Igle­sias, Pit­bull seize a mo­ment

The singers tap into these raw, po­lit­i­cally charged times to amp up their per­for­mances.

Los Angeles Times - - CALENDAR - MIKAEL WOOD POP MU­SIC CRITIC mikael.wood@la­times.com Twit­ter: @mikael­wood

The singers’ sep­a­rate per­for­mances touch on po­lit­i­cal themes at Sta­ples Cen­ter.

En­rique Igle­sias saw the mak­ings of a teach­able mo­ment.

Stand­ing on­stage Sat­ur­day night be­fore a ca­pac­ity crowd at Sta­ples Cen­ter, the Madrid-born singer asked, “How many peo­ple here speak Span­ish?”

The re­sponse was ro­bust but not quite unan­i­mous — an in­di­ca­tion that some in the au­di­ence might not un­der­stand what he was about to say. Rather than re­treat, though, Igle­sias opted for a lit­tle out­reach: Think of his next song as Span­ish 101, he sug­gested, be­fore eas­ing into the gen­tle thrum of “Cuando Me Enamoro.”

It wasn’t the only op­por­tu­nity for learn­ing that pop lis­ten­ers have had lately.

Last week Bill­board’s Hot 100 was topped for the fourth time by “Des­pac­ito,” the smash hit by Puerto Rico’s Luis Fonsi and Daddy Yan­kee fea­tur­ing Justin Bieber. It’s the first Span­ish­language song to reach No. 1 on that chart since “Macarena” got there more than 20 years ago.

“Des­pac­ito’s” suc­cess, of course, is es­pe­cially re­mark­able be­cause it comes just as a wave of anti-im­mi­grant sen­ti­ment rolls through the United States, which co­in­cides with Pres­i­dent Trump’s ef­fort to build a wall along the Mex­i­can bor­der.

A plea­sure-seek­ing so­phis­ti­cate with his own mu­sic to pro­mote, Igle­sias didn’t men­tion Trump or “Des­pac­ito” dur­ing Sat­ur­day’s con­cert, part of an ex­ten­sive tour with the Mi­ami rap­per Pit­bull. But the show still felt charged with the elec­tric­ity of our time.

Igle­sias, dressed in his trade­mark de­signer-para­mil­i­tary garb, opened with “Súbeme la Ra­dio,” one of sev­eral ex­cel­lent Span­ish­language sin­gles he’s re­leased since his last stu­dio al­bum, 2014’s “Sex and Love.” And through­out the night he re­peat­edly jumped from the stage to grip the hands of fans who clearly view him as a thought leader.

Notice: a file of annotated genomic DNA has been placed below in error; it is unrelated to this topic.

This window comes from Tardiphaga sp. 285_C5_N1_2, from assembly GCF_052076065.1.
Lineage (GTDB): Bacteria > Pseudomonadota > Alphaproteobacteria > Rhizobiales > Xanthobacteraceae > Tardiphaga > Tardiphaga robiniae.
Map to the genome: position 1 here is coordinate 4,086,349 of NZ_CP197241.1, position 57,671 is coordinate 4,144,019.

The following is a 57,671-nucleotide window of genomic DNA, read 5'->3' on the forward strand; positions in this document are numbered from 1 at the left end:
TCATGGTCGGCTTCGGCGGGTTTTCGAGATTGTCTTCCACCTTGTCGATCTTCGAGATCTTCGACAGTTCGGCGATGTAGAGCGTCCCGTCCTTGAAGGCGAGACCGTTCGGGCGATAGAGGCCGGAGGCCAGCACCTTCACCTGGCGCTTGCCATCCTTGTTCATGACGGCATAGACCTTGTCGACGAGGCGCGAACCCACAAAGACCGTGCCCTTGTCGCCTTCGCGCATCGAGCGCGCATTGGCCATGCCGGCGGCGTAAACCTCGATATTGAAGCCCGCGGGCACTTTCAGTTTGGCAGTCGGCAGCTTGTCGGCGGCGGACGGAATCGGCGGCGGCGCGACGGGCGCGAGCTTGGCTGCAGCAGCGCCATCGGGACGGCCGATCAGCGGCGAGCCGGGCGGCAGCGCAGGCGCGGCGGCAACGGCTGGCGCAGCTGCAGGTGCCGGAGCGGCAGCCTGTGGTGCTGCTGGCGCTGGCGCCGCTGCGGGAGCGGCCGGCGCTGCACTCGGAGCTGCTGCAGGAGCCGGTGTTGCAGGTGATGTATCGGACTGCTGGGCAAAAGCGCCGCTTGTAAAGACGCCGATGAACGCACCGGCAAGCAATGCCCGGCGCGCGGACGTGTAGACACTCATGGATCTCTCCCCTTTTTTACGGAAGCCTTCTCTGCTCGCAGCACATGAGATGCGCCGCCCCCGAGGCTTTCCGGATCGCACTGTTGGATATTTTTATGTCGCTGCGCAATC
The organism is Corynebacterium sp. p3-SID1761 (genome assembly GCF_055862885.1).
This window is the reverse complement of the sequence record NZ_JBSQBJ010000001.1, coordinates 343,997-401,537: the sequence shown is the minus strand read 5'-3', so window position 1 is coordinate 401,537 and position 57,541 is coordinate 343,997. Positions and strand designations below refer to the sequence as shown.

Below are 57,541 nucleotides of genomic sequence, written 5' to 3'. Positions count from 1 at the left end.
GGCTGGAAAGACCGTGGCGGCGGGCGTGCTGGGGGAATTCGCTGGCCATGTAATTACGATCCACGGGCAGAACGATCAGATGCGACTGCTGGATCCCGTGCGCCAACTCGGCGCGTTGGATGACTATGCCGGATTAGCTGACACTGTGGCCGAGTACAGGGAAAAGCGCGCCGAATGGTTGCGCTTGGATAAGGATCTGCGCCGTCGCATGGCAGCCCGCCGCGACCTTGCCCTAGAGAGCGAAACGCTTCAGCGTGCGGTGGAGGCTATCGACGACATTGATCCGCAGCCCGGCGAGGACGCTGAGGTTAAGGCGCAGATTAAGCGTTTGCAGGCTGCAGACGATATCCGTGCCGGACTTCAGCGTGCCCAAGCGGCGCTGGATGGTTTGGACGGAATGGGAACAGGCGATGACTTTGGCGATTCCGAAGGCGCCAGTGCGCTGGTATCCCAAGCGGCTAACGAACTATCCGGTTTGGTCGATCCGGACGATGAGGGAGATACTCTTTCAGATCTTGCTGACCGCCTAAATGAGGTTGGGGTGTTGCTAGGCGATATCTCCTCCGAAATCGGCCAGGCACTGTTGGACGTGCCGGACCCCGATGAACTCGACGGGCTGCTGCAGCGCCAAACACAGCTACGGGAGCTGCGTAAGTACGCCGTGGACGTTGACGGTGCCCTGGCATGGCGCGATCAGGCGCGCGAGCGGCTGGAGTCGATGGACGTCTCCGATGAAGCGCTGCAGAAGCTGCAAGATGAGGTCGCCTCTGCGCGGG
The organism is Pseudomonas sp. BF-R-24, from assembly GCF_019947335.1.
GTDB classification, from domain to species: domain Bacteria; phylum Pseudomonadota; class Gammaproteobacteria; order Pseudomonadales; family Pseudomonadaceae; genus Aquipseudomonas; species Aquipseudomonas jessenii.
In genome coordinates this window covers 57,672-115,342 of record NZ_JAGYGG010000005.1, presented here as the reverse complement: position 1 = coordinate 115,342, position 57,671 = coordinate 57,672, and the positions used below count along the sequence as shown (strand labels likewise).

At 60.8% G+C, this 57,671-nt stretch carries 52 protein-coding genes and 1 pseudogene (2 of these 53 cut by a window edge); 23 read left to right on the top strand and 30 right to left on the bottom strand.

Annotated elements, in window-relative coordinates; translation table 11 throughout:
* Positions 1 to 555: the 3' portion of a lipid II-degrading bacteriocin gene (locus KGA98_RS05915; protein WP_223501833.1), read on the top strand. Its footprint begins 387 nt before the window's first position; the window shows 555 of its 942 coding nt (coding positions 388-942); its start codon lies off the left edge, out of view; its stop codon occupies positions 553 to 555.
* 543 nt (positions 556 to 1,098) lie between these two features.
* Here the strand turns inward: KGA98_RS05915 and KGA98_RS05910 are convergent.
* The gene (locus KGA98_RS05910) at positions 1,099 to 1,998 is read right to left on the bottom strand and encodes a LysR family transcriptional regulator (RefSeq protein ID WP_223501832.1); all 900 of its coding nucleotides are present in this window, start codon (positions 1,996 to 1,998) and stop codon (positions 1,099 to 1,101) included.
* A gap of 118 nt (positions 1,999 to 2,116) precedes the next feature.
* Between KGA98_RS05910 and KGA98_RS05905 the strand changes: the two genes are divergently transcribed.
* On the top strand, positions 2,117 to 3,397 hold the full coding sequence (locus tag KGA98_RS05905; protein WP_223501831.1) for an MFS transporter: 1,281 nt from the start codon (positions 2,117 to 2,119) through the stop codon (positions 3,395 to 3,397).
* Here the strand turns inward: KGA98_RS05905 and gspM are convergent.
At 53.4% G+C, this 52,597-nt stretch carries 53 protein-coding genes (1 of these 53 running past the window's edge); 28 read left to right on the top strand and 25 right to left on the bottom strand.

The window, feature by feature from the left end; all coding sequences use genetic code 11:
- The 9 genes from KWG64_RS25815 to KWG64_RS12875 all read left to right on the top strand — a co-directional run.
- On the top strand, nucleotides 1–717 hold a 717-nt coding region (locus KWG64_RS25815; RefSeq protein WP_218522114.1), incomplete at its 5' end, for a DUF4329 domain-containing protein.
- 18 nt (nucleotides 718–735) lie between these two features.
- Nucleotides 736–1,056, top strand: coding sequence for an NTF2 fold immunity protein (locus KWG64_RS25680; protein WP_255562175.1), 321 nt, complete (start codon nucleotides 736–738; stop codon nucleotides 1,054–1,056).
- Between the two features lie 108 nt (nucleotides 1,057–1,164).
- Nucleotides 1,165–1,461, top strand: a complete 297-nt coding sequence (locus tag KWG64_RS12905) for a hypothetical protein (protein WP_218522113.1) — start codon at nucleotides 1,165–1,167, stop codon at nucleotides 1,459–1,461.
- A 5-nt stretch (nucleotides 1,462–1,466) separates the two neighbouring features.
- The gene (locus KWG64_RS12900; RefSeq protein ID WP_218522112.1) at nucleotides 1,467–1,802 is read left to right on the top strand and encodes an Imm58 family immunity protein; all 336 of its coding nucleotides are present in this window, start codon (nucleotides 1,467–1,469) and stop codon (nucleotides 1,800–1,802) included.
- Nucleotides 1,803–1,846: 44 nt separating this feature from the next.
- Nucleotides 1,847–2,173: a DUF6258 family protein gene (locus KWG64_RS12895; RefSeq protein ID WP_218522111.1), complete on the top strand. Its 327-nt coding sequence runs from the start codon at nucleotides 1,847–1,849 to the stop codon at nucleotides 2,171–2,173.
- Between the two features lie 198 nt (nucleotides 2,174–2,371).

Face-to-face in­ter­ac­tion is noth­ing new for Igle­sias. For years his con­certs in­cluded a re­li­able set piece built around his bal­lad “Hero,” in which he’d se­lect a woman from the au­di­ence to ser­e­nade; of­ten the bit would end with the singer kiss­ing the woman on the mouth.

At Sta­ples, though, Igle­sias sang “Hero” by him­self and touched folks in­stead dur­ing his up­tempo ma­te­rial, which made it seem less a sim­u­la­tion of ro­mance than a kind of man-of-the-peo­ple move.

Pit­bull was char­ac­ter­is­ti­cally more di­rect in his pop­ulism even as he stalked the stage in an ex­pertly tai­lored black suit and sun­glasses.

The son of Cuban refugees, the rap­per has long made his rags-to-riches tale a ba­sis of his mu­sic, which com­bines throb­bing club beats with ex­hor­ta­tions to seize the day and reach for the stars and so on.

But here you could de­tect a cur­rent of anger be­neath the op­ti­mism, as when he in­tro­duced “Give Me Ev­ery­thing” with a pointed mono­logue about the non­sense of Amer­i­can pol­i­tics — he used a stronger word — and why “a coun­try built by im­mi­grants is telling us to keep im­mi­grants out.”

Like Igle­sias, Pit­bull had taken an in­for­mal poll of the crowd be­fore he made his ap­peal, ask­ing how many white peo­ple, black peo­ple and Lati­nos were in the house. And the re­sponse no doubt em­bold­ened him.

But the man had knowl­edge to drop no mat­ter what. The things he had to say couldn’t wait.

Pho­tographs by Michael Owen Baker For The Times

EN­RIQUE IGLE­SIAS trots across the stage Sat­ur­day night in front of a full house at Sta­ples Cen­ter.

PIT­BULL lifts spir­its with a rous­ing set prior to Igle­sias’ en­er­getic ap­pear­ance.

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